Bears

Report Card: How many F's? Coaches get an 'I'

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Report Card: How many F's? Coaches get an 'I'

Sunday, Dec. 12, 2010
8:41 PM

By John Mullin
CSNChicago.com

The Bears will be looking for positives in a 36-7 loss to perhaps the NFLs best team. It will be a difficult search. New England dominated the game from the second series and never let the Bears develop momentum or production on offense, defense or special teams.

Quarterback F

Jay Cutler provided a fitting cap to a dismal game with a high-school-grade pass to a New England DB in the end zone in the fourth quarter. He lost the ball inside the Chicago 10 with a fumble on a sack and finished 12-for-26 passing for 152 yards, two interceptions and a 32.9 rating, his second-lowest as a Bear.

Running backs F

Chester Taylor scored on a one-yard run and Matt Forte turned in a 30-yard reception. But Bears backs totaled 26 rushing yards on 12 carries and were able to add just 44 receiving yards catching three of the eight passes thrown to them.

Receivers F

Footing was a problem but Patriot receivers were able to pick up substantial yards after catches and the Bears were not. Johnny Knox lost a fumble that was returned for a TD and only Earl Bennett (17.7) and Devin Aromashodu (16 yards, one catch) averaged as much as nine yards per catch.

Offensive line D-

New England sacked Cutler twice and got three other hits on him as protection was not as much a problem as receivers getting open and Cutler getting the ball out of his hands quickly. The Bears went with packages including three tight ends and unbalanced lines but failed miserably to control the line of scrimmage in a game that needed to be kept out of Tom Bradys hands.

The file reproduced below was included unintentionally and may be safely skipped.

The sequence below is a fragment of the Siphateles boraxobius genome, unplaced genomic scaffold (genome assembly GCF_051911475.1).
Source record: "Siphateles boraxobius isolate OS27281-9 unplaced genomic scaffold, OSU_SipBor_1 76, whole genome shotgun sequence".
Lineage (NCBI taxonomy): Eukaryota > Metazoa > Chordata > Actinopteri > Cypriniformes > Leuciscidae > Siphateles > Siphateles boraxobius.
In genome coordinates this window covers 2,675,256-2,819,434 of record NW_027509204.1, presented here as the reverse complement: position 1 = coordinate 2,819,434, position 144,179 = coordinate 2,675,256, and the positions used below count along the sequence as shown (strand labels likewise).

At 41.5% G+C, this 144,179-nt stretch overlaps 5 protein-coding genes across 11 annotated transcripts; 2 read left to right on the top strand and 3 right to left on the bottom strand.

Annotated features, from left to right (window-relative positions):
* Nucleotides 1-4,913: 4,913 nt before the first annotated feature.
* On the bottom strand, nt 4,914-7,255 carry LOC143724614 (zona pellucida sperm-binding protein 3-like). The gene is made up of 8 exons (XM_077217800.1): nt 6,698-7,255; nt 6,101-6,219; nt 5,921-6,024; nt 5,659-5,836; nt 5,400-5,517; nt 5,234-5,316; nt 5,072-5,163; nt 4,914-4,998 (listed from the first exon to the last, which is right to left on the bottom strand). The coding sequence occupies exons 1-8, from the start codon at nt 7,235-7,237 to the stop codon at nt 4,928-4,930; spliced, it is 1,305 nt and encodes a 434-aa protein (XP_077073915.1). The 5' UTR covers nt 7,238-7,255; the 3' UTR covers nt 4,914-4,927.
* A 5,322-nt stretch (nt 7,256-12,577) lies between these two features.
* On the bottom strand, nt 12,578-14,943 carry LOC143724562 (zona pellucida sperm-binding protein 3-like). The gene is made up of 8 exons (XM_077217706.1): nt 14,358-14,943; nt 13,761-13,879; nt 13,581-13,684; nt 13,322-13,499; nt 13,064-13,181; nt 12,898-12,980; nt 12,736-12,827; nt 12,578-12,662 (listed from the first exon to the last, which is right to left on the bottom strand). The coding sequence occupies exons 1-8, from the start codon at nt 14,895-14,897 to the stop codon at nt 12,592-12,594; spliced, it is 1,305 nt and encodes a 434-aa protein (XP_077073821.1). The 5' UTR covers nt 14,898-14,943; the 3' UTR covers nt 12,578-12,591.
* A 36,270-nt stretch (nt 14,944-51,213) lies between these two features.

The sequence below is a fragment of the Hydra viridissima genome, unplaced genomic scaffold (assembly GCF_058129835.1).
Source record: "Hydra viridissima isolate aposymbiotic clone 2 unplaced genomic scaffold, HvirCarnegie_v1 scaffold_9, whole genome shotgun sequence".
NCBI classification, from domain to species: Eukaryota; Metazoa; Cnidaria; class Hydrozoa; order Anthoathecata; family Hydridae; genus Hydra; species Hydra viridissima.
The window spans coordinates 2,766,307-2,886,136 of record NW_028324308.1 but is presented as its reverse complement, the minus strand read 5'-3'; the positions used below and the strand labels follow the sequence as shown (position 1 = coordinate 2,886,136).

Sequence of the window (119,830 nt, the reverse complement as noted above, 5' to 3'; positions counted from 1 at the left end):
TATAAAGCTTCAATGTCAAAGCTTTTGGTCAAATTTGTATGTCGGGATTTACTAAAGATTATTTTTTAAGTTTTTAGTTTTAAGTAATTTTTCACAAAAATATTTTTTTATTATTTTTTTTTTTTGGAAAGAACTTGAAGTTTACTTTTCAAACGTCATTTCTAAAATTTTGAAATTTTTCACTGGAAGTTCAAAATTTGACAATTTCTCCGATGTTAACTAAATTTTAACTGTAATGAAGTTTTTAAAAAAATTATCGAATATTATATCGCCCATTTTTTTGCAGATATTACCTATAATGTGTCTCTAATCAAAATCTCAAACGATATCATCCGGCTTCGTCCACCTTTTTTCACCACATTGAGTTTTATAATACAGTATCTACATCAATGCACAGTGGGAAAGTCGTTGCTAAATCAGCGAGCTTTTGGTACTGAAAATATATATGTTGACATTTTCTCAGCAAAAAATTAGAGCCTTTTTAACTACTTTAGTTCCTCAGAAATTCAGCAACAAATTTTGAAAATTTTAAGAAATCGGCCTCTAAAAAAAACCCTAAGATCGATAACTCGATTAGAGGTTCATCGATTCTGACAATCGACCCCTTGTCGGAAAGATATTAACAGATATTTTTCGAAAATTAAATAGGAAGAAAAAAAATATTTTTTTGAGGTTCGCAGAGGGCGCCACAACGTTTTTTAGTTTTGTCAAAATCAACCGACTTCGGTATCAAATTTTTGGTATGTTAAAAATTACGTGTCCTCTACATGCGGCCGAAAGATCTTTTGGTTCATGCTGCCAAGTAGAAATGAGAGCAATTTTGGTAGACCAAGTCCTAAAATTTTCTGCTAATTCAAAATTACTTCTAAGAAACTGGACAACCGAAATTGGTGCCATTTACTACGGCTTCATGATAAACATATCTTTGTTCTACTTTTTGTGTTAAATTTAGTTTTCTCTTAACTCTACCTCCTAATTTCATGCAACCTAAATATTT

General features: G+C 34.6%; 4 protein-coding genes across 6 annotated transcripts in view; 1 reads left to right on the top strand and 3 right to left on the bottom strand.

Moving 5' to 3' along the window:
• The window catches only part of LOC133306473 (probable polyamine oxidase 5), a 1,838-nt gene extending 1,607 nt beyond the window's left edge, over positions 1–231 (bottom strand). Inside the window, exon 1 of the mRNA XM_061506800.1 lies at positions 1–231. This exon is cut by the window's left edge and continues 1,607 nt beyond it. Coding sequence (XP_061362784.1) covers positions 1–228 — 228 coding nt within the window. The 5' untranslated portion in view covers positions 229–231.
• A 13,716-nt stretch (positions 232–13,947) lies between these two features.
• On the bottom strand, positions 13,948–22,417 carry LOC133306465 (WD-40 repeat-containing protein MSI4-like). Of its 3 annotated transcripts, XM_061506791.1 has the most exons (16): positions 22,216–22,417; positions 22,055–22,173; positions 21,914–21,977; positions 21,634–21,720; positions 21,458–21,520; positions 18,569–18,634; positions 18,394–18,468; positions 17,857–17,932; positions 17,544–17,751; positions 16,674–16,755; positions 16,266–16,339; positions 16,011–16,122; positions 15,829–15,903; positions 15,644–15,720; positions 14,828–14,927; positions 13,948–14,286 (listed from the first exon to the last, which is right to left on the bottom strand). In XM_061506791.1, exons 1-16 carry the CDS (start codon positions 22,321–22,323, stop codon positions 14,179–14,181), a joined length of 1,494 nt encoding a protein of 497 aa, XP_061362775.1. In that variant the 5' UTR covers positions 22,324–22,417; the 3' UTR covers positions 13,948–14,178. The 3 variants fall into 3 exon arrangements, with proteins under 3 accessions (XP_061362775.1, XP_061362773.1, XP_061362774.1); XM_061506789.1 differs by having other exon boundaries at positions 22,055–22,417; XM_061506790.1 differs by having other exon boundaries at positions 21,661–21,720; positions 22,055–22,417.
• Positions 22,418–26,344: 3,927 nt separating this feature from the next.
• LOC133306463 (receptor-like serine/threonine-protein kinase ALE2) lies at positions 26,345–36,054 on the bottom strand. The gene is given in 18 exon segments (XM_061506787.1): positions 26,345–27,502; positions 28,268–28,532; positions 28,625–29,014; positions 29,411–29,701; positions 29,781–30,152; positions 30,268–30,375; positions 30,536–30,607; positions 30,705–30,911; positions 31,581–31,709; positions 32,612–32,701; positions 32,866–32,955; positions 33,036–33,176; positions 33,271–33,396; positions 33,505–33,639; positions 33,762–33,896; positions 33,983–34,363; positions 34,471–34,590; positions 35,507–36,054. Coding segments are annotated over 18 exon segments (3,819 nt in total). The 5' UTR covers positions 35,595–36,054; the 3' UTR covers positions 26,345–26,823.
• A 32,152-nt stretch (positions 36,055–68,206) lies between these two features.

Defensive line D

Israel Idonije shared a sack of Tom Brady in the first quarter. Julius Peppers sacked Brady in the third quarter and deflected two passes, and Anthony Adams took Brady down late in the fourth quarter. But against a very good New England offensive line the Bears could sustain no consistent pressure, particularly on third-and-long situations, and failed to control the line of scrimmage to blunt the Patriots on the ground.

Linebackers D

Brian Urlacher got a piece of a Brady sack but was out-positioned by TE Rob Gronkowski for a New England TD in the first quarter. Urlacher was credited with a game-high 11 tackles, three for loss and three passes broken up.

Secondary F-

Blown coverage accounted for a 59-yard Deion Branch TD catch just before halftime and Brady had no trouble picking the secondary apart for 369 yards, with Branch totaling 151 yards and Wes Welker 115, both with eight catches. Receivers were able to add substantial yardage after catches and the Patriots converted 12 of 19 third downs, many of longer than 10 yards.

Special teams C-

Danieal Manning and Devin Hester combined for 6 kickoff returns averaging 36 yards and Hester added a 17-yard punt return, only one of which (Hesters 61-yard KOR) the offense was able to turn into points. Conditions limited Brad Maynard top a net of 23.6 yards on 5 punts. Coverage units allowed the Patriots to return 2 punts for an average of 21.5 yards and benefit from field position that the Bears could not afford to allow.

Coaching I

Incomplete because execution in offense and defense was so poor as to make evaluating game plans virtually impossible. The Bears werent ready to play but the fault for too much lay with the players, not with coaching.

John "Moon" Mullin is CSNChicago.com's Bears Insider, and appears regularly on Bears Postgame Live and Chicago Tribune Live. Follow Moon on Twitter for up-to-the-minute Bears information.

Trubisky on NFC North QBs: 'Bring 'em on'

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USA Today

Trubisky on NFC North QBs: 'Bring 'em on'

The NFC North was recently dubbed the most talented quarterback division in the NFL largely because of Aaron Rodgers, Kirk Cousins and Matthew Stafford.

Bears starter Mitch Trubisky may eventually be viewed as an elite quarterback someday, but his average rookie season has created some doubt among analysts about whether he'll ever be that guy.